I’ve written before about the first time I was directed by Joe Ferrell in That Championship Season on the Laboratory Theatre stage at the University of Kentucky. A couple of years after that show, Joe cast me as Kenny Talley in The Fifth of July on the Guignol Stage at UK. It was a wondrous cast, though at the time they were all new to me as performers except for the actor playing Jed. I had just finished directing him in Whodunit Darling at Studio Players, but I had never worked with Martha, Sheila, Tim, Michael, or Sue. The early rehearsals were filled with delightfully intimidating discoveries as we explored each other’s’ storytelling gifts. I’ve gone on happily to do a lot of theatre with those folks. I count every one of them as an admired friend.
“Jed” and I had the interesting challenge (for the mid-1980’s) of two straight actors playing gay lovers. My character had the further complication of being a double AK amputee veteran of the Vietnam War.
I know it’s a stretch.
That’s why we’re here.
It’s what we do.
In the first scene of the play, in the first ten minutes of the play, Jed and Kenny (my character) quarrel about our garden, our house, our guests, and our lives. The argument reaches its peak and a relationship-testing silence ensues. In that silence, Jed kisses Kenny and we all understand in that moment there are things on the planet more important than our garden, our house, and our guests…and maybe our lives. It is our loves that matter. Having established that “minor” understanding, we can now have a play and tell our story.
An explanation is in order here.
I love to rehearse.
Strangely enough, I also like to audition. Un-strangely enough, I really like to perform.
But I love to rehearse.
By the time an audience sees the show, they’re only seeing one of about a dozen things we’ve tried in rehearsal. Many of those unseen choices are embarrassing or just plain awful, but in rehearsal it’s OK to try ‘em anyway. It’s where a useful new reality gets invented; the “alternative” reality of an imaginary world. For me, there may not be a more powerful reality. But…it’s not for the real world. Don’t try this at home. And most certainly don’t try this in the White House. Please.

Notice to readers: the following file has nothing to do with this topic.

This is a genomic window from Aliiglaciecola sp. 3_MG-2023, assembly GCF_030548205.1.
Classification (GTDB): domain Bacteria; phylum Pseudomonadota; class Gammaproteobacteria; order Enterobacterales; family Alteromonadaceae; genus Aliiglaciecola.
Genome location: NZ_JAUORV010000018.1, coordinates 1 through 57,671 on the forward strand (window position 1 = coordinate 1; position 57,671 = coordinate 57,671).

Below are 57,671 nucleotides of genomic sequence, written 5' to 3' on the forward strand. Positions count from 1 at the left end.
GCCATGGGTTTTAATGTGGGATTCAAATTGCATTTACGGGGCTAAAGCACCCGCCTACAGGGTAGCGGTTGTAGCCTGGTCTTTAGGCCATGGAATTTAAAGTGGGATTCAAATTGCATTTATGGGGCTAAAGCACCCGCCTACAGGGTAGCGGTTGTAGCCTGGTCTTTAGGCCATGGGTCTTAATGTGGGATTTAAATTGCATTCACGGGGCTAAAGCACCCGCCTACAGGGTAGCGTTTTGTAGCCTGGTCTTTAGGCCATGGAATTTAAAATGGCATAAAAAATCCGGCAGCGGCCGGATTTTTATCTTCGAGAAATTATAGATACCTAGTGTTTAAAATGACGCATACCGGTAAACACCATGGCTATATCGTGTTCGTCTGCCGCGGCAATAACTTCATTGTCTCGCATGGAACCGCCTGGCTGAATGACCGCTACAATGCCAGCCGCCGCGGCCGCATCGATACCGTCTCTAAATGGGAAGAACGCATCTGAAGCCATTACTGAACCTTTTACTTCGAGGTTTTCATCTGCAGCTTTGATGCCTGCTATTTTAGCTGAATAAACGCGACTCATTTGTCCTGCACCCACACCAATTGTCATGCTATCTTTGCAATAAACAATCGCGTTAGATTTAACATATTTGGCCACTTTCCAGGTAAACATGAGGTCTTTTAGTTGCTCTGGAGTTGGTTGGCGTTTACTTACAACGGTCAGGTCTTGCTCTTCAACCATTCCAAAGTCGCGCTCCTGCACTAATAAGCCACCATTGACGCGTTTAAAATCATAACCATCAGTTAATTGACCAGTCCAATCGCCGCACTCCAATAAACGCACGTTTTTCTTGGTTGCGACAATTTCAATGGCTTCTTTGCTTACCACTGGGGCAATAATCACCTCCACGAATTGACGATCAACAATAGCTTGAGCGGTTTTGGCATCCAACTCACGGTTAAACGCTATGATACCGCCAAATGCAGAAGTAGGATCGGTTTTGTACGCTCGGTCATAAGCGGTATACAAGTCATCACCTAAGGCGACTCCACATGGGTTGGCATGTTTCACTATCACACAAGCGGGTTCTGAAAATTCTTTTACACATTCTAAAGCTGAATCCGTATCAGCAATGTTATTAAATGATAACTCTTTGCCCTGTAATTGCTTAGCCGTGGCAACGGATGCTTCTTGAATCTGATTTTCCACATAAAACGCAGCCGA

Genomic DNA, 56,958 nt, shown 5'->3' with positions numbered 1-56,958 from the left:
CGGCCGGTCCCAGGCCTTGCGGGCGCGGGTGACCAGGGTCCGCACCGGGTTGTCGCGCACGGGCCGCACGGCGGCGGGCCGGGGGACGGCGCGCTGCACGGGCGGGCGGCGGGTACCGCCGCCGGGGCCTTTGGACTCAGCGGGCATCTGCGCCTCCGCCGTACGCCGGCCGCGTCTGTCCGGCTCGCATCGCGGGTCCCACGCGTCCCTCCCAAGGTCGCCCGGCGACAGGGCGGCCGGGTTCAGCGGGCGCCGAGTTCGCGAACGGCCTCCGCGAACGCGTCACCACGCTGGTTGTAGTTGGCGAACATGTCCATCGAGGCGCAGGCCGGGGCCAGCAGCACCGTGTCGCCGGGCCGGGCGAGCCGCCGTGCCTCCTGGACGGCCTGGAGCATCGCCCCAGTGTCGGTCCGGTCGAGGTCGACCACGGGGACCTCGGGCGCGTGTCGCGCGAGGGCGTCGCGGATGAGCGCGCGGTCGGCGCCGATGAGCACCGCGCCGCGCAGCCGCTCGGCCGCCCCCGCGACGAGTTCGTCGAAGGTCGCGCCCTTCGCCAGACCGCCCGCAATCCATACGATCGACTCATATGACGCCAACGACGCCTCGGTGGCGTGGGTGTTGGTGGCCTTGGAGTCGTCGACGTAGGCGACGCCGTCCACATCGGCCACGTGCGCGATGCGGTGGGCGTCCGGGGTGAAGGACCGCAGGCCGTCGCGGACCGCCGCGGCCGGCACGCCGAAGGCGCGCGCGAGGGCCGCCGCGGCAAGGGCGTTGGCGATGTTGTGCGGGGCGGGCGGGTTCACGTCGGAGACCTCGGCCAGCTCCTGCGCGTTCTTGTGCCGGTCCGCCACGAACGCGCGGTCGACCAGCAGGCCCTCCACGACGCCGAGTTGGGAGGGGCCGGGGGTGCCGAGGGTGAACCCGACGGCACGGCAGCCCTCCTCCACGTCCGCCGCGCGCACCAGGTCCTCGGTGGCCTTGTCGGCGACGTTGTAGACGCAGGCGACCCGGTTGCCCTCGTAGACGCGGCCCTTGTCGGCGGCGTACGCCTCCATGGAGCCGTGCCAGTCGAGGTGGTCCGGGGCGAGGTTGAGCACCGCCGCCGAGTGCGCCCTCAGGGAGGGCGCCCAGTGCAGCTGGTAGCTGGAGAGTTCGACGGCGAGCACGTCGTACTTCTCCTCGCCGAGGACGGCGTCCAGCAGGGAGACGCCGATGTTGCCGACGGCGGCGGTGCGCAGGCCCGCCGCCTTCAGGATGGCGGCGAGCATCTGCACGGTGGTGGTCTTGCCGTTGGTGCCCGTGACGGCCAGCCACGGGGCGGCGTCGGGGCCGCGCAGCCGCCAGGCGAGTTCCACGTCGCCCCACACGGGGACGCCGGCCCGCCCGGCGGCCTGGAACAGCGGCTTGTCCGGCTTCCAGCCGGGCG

This was our first rehearsal on our feet for The Fifth of July.
The first few rehearsals of a Joe Ferrell-directed play usually take place around a table, reading and discussing. That’s good, that’s good…but let’s get up and move, even if it’s with crutches (double AK amputee, remember?).
For this first rehearsal on our feet, we were in a large rehearsal room and we began at the top of the show. “Jed” and I were on stage and the rest of the cast arranged themselves around the perimeter of the room with their books and knitting and whittling. I’m lyin’ ‘bout the whittling, but remember these were primitive days before laptops, ipads, and smart phones. Hell, this was back when you actually had to know things – you couldn’t just google it – primitive! I like it better now.
Jed and I stumbled through the opening argument and arrived at the kiss.
The rehearsal room became silent. Everyone was still bent over their distractions, but their eyes had shifted to an impossible position on the side of their heads. Avid nonchalance reigned.
Like the first time you mentioned a girl to your parents…
Like your wisest response to the officer’s query; “Sir, do you know why I pulled you over?”…
Like your friends’ reactions when you let slip the fact you actually liked Independence Day: Resurrection.
We went on for a few more lines and then Joe stopped us. I vaguely remember we discussed the opening spat and the possible reasons for it. We discussed phlox and verbena in Jed’s garden and what legless Kenny might see every morning in the mirror. Then we did the scene again from the top.
The big moment returned and so did the silence.
We stopped again and discussed how we felt about Aunt Sally’s (Martha’s character) visit, and my feckless friends’ (Sue and Michael) visit, and the heat of a Fourth of July weekend in Missouri. And we did the scene again.
By about the tenth time through, the kiss meant nothing except in the flow of the story of these two men. It also meant nothing to the rest of the cast except for their desire for us to get it right so they could finally rehearse their scenes.
Awkwardness had been diffused.
A new reality had been established in about 45 minutes.
It’s what we do.
25 years later or so, I was cast by Joe in his production of A Lion in Winter at Woodford Theatre. My character had to kiss his mistress (30+ years younger than me) in front of his wife and his grown children in full knowledge of all involved. Awkward.
We did the scene once, stopped, discussed, and did the scene once more. A new reality was created in 15 minutes.
It’s what we do.
We open ourselves to growth and growth comes.
We grow bigger as our world grows bigger.
It’s what we do.